Article 137(2) of the Constitution enjoins this court to declare void an Act of Parliament or any other law or act or omission by any person or authority, if it is found to be inconsistent or in contravention of the Constitution. This petition seeks a declaration that certain provisions of the Leadership Act, 2002 are inconsistent and in contravention of the Constitution and that the Act is therefore void to the extent of the inconsistency.

 

2. FUNCTIONS AND POWERS OF THE INSPECTORATE OF GOVERNMENT:

 

 

Article 223 of the Constitution states that the Inspectorate of government consists of The Inspector General of Government (I.G.G.) and the Deputy Inspector General of Government (Dy IGG). The functions of the the purpose of this case, is to supervise the enforcement of the Leadership Code of Conduct. It is significant to take note of the language in which the function is couched:

 

 

"225(d) Subject to the provisions of this Constitution, to supervise the enforcement of the Leadership Code of Conduct." [Emphasis added]

Article 232(1) states:-

 

"Parliament shall, subject to the provisions of this Constitution, make laws to give effect to the provisions of this chapter." [Emphasis added]

 

 

The Chapter referred upon here is chapter thirteen on the Inpsectorate of Government. The point being emphasised here is that the IGG must not exercise powers and functions in excess of those conferred to him by the Constitution.

 

Now, in 2003, Parliament of Uganda enacted the Leadership Code Act, 2002 as authorised by Article 232(1) (supra), and chapter fourteen of the Constitution. The Code specifies the officers, known as leaders, to whom it applies. It outlines the conduct that is prohibited and prescribes penalties for breach of the code. It reiterates the powers of the Inspectorate of Government to enforce it and lays down the procedure to be followed when it receives complaints that a leader has breached the code.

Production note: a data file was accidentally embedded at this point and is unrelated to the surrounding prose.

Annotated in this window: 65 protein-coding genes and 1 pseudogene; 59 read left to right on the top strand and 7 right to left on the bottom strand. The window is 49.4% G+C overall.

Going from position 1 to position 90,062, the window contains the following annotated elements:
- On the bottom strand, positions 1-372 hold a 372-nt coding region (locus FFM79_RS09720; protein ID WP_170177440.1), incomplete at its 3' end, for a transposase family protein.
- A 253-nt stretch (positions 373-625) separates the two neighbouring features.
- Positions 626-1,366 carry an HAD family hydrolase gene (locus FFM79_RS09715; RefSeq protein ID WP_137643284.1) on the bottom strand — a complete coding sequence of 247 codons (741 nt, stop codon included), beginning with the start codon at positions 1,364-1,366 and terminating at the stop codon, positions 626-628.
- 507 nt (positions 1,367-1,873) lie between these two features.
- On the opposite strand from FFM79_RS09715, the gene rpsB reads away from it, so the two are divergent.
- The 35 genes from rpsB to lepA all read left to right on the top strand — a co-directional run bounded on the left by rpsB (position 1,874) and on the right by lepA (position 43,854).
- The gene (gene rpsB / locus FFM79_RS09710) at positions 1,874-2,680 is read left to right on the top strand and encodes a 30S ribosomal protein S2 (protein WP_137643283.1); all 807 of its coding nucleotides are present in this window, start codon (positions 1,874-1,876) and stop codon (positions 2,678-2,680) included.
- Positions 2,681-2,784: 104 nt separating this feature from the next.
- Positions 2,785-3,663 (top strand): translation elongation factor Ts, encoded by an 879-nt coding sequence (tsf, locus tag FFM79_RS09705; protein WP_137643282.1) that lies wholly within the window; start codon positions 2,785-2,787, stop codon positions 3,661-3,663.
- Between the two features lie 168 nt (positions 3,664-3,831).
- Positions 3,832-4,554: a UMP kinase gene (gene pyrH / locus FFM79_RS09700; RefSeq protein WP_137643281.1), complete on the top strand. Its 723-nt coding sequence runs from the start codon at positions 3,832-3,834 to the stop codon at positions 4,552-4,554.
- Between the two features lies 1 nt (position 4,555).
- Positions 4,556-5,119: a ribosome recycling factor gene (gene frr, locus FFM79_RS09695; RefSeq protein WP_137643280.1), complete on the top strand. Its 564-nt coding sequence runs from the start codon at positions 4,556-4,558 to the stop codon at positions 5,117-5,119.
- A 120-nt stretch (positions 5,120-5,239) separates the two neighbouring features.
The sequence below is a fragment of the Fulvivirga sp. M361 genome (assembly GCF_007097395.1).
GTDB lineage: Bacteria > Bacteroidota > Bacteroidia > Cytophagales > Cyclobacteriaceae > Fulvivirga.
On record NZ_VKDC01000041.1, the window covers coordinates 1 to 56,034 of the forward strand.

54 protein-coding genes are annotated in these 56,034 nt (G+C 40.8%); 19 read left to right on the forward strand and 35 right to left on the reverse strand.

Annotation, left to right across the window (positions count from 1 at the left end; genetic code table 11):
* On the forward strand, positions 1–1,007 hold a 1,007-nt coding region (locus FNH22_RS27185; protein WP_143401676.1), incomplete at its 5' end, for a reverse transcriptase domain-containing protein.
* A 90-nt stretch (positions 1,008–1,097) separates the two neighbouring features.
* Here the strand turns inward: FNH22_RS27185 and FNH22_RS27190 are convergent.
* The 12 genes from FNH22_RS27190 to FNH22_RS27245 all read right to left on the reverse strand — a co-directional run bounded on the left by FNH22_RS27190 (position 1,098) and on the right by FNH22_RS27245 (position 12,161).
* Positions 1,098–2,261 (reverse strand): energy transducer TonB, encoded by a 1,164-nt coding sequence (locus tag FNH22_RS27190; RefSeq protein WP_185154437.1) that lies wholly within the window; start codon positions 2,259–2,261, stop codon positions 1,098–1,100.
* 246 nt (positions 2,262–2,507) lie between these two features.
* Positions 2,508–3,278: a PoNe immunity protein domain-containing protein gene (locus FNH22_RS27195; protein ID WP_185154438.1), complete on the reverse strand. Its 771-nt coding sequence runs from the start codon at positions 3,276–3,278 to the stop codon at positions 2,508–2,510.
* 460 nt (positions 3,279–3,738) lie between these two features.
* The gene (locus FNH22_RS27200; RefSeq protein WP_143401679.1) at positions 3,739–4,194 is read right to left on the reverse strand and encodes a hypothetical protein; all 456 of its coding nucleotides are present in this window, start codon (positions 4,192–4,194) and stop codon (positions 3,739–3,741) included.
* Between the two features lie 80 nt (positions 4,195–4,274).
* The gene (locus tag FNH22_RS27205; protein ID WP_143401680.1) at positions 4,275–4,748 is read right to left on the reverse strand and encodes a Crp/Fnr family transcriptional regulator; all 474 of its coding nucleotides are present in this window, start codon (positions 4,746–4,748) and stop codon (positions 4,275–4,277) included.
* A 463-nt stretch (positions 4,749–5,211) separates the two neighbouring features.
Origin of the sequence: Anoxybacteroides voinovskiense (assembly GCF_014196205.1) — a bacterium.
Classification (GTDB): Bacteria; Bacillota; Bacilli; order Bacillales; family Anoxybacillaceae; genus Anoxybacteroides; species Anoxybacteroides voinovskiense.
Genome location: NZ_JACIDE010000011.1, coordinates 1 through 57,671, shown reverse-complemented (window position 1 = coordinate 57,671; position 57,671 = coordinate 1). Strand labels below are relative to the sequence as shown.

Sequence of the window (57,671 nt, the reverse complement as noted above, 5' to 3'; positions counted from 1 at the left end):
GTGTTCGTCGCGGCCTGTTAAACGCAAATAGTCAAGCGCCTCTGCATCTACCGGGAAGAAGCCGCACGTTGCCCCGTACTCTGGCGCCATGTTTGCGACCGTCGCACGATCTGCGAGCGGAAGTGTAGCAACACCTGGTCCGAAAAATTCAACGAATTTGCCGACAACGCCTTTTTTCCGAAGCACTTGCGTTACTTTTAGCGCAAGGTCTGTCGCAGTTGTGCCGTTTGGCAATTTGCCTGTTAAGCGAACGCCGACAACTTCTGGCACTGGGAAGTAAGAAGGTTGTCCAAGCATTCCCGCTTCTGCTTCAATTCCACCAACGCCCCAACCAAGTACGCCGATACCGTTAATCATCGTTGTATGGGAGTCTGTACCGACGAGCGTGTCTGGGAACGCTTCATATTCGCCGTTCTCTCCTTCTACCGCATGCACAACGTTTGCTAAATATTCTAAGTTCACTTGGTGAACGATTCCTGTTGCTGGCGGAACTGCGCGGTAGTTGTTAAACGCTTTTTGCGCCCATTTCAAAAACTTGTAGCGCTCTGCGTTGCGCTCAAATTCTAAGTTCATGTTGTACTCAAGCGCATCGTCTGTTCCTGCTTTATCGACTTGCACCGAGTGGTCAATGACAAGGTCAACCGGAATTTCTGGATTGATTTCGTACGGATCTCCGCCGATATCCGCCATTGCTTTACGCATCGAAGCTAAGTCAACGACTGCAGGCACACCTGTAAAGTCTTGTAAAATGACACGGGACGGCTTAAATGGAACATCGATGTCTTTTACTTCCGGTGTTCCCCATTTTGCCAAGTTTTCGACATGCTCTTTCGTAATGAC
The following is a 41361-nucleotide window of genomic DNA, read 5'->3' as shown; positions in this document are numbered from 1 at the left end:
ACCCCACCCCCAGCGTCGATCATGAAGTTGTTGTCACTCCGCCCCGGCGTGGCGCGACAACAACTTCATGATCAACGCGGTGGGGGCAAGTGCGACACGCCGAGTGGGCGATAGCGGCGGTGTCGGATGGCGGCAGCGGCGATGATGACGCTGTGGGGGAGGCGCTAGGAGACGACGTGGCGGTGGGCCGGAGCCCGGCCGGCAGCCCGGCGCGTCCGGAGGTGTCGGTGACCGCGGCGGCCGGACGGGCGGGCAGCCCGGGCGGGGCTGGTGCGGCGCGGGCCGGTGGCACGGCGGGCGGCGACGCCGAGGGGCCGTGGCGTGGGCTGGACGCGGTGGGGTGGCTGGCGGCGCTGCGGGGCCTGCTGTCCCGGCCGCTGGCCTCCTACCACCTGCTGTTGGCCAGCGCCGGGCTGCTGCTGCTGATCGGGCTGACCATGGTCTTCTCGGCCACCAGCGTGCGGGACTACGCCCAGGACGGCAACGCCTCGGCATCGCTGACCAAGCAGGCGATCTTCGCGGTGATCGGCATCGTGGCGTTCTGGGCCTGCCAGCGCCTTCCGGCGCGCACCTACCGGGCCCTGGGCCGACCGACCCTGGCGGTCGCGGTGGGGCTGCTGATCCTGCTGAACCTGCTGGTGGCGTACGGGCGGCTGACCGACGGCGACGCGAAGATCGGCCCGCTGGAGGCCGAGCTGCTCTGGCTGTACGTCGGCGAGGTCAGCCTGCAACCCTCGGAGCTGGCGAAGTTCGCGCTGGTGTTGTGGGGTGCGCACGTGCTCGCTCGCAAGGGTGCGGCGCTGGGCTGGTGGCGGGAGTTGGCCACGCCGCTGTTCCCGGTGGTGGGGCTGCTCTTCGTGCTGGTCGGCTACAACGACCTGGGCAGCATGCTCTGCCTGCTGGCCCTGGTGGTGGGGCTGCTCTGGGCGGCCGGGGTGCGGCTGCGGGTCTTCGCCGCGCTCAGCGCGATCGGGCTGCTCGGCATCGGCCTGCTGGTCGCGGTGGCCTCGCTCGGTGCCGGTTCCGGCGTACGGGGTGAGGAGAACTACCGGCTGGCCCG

Section 18(1) of the Leadership Code Act provides:-

 

 

"(1) Any person who alleges that a leader has committed a breach of this Code may lodge a complaint to that effect with the Inspectorate and the Inspectorate shall register the complaint.

 

(2) Upon receipt of a complaint under subsection (1) this section, the Inspectorate shall inquire into, or cause the complaint to be inquired into if satisfied that:-(a)the complaint is not trivial or frivolous and is not

made in bad faith; and (b)the subject mater of the complaint is not outside the jurisdiction of the Inspectorate."

 

The procedure to be followed by the IGG after receipt of complaint is laid out in sections 19 and 20 of the Code which I deem essential to reproduce here in full:-

"19 (1) Upon the completion of an inquiry under section 18, the Inspector General shall communicate his or her decision in his or her report to the authorised person with a copy to the person in breach of this Code and require the authorised person to implement his or her decision.

 

(2) The Inspector General's report under subsection (1) of this section shall be made public and shall state whether the leader is or is not in breach of this Code in respect of the specific matters inquired into, and in the case of a breach, shall set out:-

(a)the nature of the breach which the leader has been found to have committed; (b) the circumstances of the breach; (c) a brief summary of the evidence received during the inquiry into the breach; and (d) the findings and decisions.

 

 

(3) In case of criminal offences, the report may contain a recommendation that criminal proceedings be commenced against the leader or any other person.

 

 

20(1) Upon receipt of a report under section 19 containing a finding of a breach of this Code, the authorised person shall effect the decision of the Inspector

General in writing within sixty days after receipt of the report.